1911 Encyclopædia Britannica/Mashona

From Wikisource
Jump to navigation Jump to search

MASHONA, a Bantu-negro people, inhabitants of Mashonaland, Southern Rhodesia. The name Mashona has been derived from the contemptuous term Amashuina applied by the Matabele to the aborigines owing to the habit of the latter of taking refuge in the rocky hills with which the country abounds. Before the Matabele invasion about 1840 most of Southern Rhodesia was occupied by the Makalanga, the Makorikori and the Banyai, all closely related. Most of them became subject to the Matabele, but although they suffered severely from their attacks, the Mashona preserved a certain national unity. In 1890 the Mashona came under British protection (see Rhodesia). They are in general a peaceful, mild-mannered people, industrious and successful farmers, skilful potters, and weavers of bark cloth.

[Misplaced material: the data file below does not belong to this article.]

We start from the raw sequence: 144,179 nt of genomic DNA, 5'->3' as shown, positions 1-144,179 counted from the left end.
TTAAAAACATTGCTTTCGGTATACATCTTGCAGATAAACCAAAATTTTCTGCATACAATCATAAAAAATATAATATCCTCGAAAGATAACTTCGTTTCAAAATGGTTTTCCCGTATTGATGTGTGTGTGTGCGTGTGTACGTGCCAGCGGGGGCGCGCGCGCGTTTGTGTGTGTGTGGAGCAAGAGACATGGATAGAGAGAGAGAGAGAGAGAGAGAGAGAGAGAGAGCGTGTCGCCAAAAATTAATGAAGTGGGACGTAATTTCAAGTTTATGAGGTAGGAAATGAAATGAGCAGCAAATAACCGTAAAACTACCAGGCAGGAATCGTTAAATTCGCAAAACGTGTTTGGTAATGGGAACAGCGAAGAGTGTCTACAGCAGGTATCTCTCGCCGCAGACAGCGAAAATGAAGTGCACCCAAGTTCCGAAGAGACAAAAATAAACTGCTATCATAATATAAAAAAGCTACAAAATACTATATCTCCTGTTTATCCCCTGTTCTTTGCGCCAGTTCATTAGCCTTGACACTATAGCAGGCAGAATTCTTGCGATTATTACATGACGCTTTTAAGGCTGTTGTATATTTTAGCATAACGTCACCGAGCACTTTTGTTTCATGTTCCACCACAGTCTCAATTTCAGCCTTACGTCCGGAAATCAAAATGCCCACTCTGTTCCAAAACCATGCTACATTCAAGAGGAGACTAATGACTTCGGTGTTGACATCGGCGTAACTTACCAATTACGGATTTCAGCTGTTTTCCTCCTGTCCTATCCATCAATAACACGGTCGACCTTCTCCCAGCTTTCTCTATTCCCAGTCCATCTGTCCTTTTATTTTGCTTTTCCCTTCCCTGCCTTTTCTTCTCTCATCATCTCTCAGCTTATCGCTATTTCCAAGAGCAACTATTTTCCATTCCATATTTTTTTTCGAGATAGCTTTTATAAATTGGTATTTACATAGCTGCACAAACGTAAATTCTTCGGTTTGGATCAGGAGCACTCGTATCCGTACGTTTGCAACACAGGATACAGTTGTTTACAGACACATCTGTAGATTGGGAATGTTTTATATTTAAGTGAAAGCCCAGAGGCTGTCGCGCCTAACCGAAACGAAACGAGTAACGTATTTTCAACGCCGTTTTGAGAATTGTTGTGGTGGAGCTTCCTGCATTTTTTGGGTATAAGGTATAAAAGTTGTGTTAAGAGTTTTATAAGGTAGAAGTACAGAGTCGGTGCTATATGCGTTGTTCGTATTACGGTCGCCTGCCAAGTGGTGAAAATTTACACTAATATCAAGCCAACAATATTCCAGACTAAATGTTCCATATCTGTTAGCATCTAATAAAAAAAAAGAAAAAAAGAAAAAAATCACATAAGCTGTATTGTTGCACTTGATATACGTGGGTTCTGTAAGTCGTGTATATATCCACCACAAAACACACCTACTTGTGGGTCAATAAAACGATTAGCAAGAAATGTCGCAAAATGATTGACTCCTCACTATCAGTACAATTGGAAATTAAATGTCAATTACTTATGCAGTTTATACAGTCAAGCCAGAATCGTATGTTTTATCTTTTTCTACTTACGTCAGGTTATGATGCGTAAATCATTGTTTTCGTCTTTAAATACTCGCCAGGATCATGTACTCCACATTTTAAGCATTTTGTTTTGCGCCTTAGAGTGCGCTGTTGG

The crafts, however, in which they excel are the smelting and forging of iron and wood-carving. They are also great hunters; and they are very fond of music, the most usual instrument being the “piano” with iron keys. Bows and arrows, assegais and axes are the native weapons, but all who can get them now use guns. Up to their conquest by the Matabele the Mashona worked the gold diggings which are scattered over their country; indeed as late as 1870 certain Mashona were still extracting gold from quartz (Geog. Jour. April 1906).

For the possible connexion of these people with the builders of the ruins at Zimbabwe and elsewhere, see Rhodesia: Archaeology; and Zimbabwe.